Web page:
Dr. Evan Johnson, Physical Therapist at the Spine Center recently attended the 2011 annual meeting of the North American Spine Society.
There he got to help test participants’ balance and grip strength. The tests were part of an interactive display developed by the NASS Exercise Committee to demonstrate how functional tests like these can be used to objectively assess patients with back and neck pain.
Pain can be highly subjective and clinicians strive to use objective measures in order to understand how to best treat their patients. The results can also be used as bench marks to show improvement. As decreased balance has been associated with chronic low back pain and decreased grip strength has been associated with chronic neck pain, these are two useful tests.
Balance was tested by timing participants for up to 30 seconds as they stood on one foot with their arms crossed over their chest. Participants were graded based on how many seconds they could remain on one foot. If they could stand the whole 30 seconds they were then asked to repeat the test with their eyes closed.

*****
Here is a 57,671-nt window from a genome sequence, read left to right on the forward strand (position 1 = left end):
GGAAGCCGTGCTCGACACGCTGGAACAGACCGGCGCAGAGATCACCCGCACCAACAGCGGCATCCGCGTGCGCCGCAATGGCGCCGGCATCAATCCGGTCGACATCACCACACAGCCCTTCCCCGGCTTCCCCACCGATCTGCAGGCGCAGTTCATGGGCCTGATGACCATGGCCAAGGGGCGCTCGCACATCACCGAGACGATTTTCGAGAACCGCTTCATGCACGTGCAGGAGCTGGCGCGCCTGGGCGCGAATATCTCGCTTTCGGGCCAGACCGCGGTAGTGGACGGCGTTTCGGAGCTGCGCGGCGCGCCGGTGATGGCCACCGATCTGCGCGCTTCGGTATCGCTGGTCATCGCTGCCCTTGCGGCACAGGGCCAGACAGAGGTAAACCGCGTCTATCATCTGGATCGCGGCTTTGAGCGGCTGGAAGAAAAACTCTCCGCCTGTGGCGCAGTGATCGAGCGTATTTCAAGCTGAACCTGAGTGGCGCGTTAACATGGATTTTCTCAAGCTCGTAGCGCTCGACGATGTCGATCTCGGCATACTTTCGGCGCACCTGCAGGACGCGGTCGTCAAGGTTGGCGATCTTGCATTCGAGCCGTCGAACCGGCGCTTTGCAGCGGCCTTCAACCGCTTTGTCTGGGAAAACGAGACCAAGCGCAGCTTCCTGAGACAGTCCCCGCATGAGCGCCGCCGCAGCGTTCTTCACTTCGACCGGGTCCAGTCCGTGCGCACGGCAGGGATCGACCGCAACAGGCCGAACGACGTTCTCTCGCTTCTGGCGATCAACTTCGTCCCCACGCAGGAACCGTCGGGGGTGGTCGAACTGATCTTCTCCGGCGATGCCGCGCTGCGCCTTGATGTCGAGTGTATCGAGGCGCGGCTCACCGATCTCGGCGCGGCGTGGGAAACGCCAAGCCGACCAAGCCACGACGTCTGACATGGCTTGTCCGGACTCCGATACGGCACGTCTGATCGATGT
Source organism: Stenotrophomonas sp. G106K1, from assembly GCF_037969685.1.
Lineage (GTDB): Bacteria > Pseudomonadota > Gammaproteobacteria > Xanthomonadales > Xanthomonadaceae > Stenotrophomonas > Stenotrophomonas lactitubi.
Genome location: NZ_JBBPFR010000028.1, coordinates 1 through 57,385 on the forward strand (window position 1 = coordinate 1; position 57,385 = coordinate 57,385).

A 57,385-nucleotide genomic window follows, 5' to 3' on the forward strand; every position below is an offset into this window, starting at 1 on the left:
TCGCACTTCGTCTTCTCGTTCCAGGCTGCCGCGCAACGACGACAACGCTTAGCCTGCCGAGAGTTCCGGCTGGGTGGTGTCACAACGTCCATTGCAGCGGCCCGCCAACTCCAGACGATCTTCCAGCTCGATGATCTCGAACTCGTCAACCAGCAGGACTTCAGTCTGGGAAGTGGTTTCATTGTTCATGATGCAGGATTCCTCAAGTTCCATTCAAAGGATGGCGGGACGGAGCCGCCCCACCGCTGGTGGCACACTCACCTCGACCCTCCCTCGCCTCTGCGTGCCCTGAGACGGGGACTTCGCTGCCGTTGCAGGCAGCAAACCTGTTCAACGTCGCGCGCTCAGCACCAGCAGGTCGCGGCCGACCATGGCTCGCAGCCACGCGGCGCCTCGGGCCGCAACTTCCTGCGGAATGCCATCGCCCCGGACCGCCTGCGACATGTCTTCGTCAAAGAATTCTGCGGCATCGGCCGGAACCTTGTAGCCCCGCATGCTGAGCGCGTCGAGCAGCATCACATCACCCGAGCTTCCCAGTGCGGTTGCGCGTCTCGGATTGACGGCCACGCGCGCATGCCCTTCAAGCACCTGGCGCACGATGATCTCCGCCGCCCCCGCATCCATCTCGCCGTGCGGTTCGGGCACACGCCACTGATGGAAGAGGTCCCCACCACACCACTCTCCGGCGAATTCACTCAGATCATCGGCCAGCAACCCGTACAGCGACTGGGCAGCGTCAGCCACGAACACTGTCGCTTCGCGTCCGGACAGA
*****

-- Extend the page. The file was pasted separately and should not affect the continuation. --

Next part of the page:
Grip strength was tested using a hand held dynomometer. This is a portable hand-held device that can measure strength in Newtons, pounds, or kilograms. The test is performed with the elbow bent to 90 degrees and held close to the body. The results can then be compared to established norms.
Evan says, “People learned a little something new and had a lot of fun trying to out do each other. We even gave out prizes.”
Learn more about the 2011 annual meeting of the North American Spine Society.